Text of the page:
The Democratic Republic of Congo (DRC) government has expressed shock at accusations made by French president Francois Hollande over the violence in Kinshasa during an opposition demonstration.
The spokesperson of the DRC government, Lambert Mende, said the French president has selectively blamed his government for the two-day violence during his speech at the UN General Assembly on Tuesday, AFP reports.
“As usual we are being threatened … The question is whether the DRC has become the new overseas department from the conquest of France,” Mende said, adding that the French president is “lashing out at the Congolese government with a schoolmaster’s voice”.
He said Hollande chose to acknowledge the fires at opposition parties while ignoring that of the governing party and the victims of the riots. Mende added that Hollande complained that “our law enforcement and security were punishing the criminals”.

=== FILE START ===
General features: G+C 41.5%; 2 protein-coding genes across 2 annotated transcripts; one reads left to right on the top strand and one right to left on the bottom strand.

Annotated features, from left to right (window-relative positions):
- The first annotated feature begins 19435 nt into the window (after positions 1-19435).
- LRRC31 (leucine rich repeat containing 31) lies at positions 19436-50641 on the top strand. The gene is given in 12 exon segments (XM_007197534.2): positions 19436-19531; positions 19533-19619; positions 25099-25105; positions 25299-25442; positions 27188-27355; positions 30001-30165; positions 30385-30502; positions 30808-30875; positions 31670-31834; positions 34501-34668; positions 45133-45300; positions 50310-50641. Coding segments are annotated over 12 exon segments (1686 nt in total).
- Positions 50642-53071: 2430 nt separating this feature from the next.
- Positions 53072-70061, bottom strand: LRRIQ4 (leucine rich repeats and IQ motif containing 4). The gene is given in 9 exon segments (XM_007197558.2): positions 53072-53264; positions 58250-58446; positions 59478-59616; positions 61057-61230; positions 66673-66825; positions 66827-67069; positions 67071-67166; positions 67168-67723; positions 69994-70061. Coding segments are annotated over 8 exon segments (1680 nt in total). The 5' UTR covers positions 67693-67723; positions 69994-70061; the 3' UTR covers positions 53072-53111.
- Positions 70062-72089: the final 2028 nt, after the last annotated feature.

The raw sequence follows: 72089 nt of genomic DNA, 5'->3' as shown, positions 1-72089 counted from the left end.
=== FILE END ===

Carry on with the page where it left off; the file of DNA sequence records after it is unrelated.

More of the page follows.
Francois Hollande told the UN General Assembly that the violence in the DRC was unacceptable and intolerable.
“What is indisputable is that there were victims and they were provoked by abuses coming from the Congolese State itself,” the French president said.
“The main opposition party had its headquarters burned … no country can accept such behavior, such acts,” he added.
The violence erupted when the main opposition parties in the country embarked on a demonstration calling for an election on the original date in November and also for Kabila to step down at the end of his term on December 20.
Calm has however returned to the country.